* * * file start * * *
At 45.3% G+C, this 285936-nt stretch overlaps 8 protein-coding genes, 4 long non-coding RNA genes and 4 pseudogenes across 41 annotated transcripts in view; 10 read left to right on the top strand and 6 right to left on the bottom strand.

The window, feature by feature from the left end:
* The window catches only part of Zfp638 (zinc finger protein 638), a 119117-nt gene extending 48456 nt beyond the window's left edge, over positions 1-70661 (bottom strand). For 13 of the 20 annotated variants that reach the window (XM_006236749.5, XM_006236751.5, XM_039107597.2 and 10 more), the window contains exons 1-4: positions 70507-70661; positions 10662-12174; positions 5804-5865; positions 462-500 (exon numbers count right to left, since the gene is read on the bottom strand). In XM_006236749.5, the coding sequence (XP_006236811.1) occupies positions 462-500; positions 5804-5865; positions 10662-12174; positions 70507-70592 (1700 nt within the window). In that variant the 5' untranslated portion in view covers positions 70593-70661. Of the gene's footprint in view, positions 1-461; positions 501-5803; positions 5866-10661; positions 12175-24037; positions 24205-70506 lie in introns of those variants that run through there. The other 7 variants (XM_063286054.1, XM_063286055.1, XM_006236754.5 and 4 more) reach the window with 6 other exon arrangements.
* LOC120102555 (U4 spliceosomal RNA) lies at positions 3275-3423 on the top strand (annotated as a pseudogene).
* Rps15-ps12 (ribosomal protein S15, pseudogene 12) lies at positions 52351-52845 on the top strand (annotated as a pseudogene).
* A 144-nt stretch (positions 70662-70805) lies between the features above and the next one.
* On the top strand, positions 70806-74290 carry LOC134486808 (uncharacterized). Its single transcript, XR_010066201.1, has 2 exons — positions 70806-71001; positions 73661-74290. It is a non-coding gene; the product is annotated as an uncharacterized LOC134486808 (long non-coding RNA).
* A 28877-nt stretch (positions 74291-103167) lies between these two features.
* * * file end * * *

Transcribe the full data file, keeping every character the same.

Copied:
At 45.3% G+C, this 285936-nt stretch overlaps 8 protein-coding genes, 4 long non-coding RNA genes and 4 pseudogenes across 41 annotated transcripts in view; 10 read left to right on the top strand and 6 right to left on the bottom strand.

The window, feature by feature from the left end:
* The window catches only part of Zfp638 (zinc finger protein 638), a 119117-nt gene extending 48456 nt beyond the window's left edge, over positions 1-70661 (bottom strand). For 13 of the 20 annotated variants that reach the window (XM_006236749.5, XM_006236751.5, XM_039107597.2 and 10 more), the window contains exons 1-4: positions 70507-70661; positions 10662-12174; positions 5804-5865; positions 462-500 (exon numbers count right to left, since the gene is read on the bottom strand). In XM_006236749.5, the coding sequence (XP_006236811.1) occupies positions 462-500; positions 5804-5865; positions 10662-12174; positions 70507-70592 (1700 nt within the window). In that variant the 5' untranslated portion in view covers positions 70593-70661. Of the gene's footprint in view, positions 1-461; positions 501-5803; positions 5866-10661; positions 12175-24037; positions 24205-70506 lie in introns of those variants that run through there. The other 7 variants (XM_063286054.1, XM_063286055.1, XM_006236754.5 and 4 more) reach the window with 6 other exon arrangements.
* LOC120102555 (U4 spliceosomal RNA) lies at positions 3275-3423 on the top strand (annotated as a pseudogene).
* Rps15-ps12 (ribosomal protein S15, pseudogene 12) lies at positions 52351-52845 on the top strand (annotated as a pseudogene).
* A 144-nt stretch (positions 70662-70805) lies between the features above and the next one.
* On the top strand, positions 70806-74290 carry LOC134486808 (uncharacterized). Its single transcript, XR_010066201.1, has 2 exons — positions 70806-71001; positions 73661-74290. It is a non-coding gene; the product is annotated as an uncharacterized LOC134486808 (long non-coding RNA).
* A 28877-nt stretch (positions 74291-103167) lies between these two features.